Is this legal?

  1. Not sure if this is the correct forum...?

    We have a policy where I work, that marijuana is confiscated from patient belongings when they are admitted, unless they have a medical marijuana card.

    We are in California where it is legal for recreational use. Our administrators tell us that we must abide by the Federal laws regarding this and not the California law.

    Generally, I'm not against people using marijuana with certain exceptions like kids and mentally ill who can be adversely effected. It just seems to me we are "stealing" legal personal property.

    Its confusing to me from the legal aspect. Another example: Drug paraphernalia can be confiscated and yet it is legally sold in stores all over the place here.

    Can anyone shed shed some light on this?
  2. Visit BeenThere2012 profile page

    About BeenThere2012, ADN

    Joined: May '16; Posts: 774; Likes: 1,161

    39 Comments

  3. by   kaylee.
    This is a good question. In California also. This happened once, where a patient had some pot, not a lot, but we did not take it from him, because it is legal to own and his property. Its like if they had a pack of cigs. Unless they were trying to light up, there is no justification for taking them.
  4. by   chare
    What do you do with it after confiscation? Do you discard it? Or turn it over to hospital police/security for them to dispose of?

    As for your facility's decision to follow federal law, has your legal department provided a recommendation?

    And last, regarding marijuana being "legal personal property." As you noted, it remains a schedule 1 agent.
    While a state technically can't make it "legal," it can choose to not criminalize it on the state level, and to not enforce the federal statute.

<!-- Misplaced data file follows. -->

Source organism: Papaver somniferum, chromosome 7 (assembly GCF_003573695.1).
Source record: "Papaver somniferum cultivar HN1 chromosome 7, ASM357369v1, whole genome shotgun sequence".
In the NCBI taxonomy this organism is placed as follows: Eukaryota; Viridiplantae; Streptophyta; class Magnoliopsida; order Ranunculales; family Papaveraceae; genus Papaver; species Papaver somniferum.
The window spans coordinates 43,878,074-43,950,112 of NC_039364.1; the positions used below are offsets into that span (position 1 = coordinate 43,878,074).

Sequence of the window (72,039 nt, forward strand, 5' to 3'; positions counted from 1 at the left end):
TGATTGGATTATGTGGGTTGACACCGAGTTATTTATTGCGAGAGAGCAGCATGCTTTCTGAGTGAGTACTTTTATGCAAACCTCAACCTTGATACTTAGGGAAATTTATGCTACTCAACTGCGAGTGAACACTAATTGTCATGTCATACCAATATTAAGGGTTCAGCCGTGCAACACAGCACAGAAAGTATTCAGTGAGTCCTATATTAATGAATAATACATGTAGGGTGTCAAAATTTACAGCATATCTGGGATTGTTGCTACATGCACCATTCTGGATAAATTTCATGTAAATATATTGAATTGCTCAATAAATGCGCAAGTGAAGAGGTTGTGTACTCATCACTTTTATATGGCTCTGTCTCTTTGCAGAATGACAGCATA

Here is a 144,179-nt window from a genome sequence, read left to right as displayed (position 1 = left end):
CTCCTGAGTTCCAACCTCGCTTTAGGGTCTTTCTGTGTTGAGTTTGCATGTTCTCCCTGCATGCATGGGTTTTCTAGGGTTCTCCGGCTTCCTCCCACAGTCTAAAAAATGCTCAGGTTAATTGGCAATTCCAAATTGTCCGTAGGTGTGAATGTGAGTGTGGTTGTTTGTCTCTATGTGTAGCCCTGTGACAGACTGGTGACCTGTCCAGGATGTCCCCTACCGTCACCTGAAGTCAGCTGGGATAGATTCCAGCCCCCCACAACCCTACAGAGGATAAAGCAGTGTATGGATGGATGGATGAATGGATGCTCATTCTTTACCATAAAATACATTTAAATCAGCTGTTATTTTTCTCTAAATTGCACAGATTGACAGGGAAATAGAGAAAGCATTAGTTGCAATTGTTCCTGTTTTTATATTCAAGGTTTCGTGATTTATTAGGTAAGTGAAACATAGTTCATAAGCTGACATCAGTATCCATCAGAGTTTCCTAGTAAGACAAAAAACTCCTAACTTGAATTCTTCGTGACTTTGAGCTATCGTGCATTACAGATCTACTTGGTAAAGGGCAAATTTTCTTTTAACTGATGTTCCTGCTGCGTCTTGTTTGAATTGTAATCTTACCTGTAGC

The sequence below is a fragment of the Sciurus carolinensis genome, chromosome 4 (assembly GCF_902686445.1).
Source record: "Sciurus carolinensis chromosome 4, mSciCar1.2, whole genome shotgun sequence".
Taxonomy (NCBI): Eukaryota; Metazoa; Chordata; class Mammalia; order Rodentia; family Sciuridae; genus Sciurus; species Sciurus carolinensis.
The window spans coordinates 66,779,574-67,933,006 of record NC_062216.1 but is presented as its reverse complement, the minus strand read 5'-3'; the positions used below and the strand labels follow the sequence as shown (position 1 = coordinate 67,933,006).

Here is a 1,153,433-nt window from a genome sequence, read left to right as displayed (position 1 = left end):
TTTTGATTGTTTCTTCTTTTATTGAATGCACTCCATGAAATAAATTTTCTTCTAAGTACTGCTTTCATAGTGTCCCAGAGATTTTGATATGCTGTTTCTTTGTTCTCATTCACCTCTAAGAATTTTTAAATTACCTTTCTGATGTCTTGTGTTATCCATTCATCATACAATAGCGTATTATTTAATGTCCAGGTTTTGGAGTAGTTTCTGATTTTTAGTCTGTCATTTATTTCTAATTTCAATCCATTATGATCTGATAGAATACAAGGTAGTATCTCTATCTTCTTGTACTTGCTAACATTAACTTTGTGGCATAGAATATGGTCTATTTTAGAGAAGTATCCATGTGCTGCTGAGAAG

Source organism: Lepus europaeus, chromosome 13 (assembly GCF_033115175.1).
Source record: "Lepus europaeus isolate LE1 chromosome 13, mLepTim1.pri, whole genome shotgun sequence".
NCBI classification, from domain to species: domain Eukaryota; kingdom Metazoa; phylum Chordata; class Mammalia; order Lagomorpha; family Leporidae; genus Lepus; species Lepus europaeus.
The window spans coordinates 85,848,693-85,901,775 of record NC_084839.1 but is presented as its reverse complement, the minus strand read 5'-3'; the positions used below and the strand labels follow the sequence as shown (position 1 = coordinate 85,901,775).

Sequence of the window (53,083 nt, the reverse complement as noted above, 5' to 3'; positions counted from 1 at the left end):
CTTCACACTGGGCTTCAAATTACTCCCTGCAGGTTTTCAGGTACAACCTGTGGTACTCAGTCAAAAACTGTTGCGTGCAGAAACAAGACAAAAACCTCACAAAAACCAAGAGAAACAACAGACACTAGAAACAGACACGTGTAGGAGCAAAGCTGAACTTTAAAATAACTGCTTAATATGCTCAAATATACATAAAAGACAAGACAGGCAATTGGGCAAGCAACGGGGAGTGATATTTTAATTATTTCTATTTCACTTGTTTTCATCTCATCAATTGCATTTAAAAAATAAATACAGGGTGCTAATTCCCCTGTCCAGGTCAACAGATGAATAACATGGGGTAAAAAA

5. by   That Guy
    Most of their funding comes from federal not state sources. You bet they will abide by their rules over state rules, or so I would think.
  6. by   Sour Lemon
    Quote from BeenThere2012
    Not sure if this is the correct forum...?

    We have a policy where I work, that marijuana is confiscated from patient belongings when they are admitted, unless they have a medical marijuana card.

    We are in California where it is legal for recreational use. Our administrators tell us that we must abide by the Federal laws regarding this and not the California law.

    Generally, I'm not against people using marijuana with certain exceptions like kids and mentally ill who can be adversely effected. It just seems to me we are "stealing" legal personal property.

    Its confusing to me from the legal aspect. Another example: Drug paraphernalia can be confiscated and yet it is legally sold in stores all over the place here.

    Can anyone shed shed some light on this?
    The patients aren't being held against their wills, I assume. Laws aside, they can leave the hospital if they don't agree with hospital policy.
    I used to work for a place that would store the stuff in lockers in the nurses' station and return it to the patients at discharge. I don't know how if affects everyone else, but it gives me massive headaches that nothing will get rid of. I'm not sure any department should have to deal with that sort of thing.
  7. by   Luchador
    This is a great question and illustrates how stupid our laws our regarding weed-- recreational legal in more and more states yet illegal at the Federal level. LAX now says you can fly out with weed in a carry on-- but if the feds stop you in the airport they can bust you with it. Ridiculous.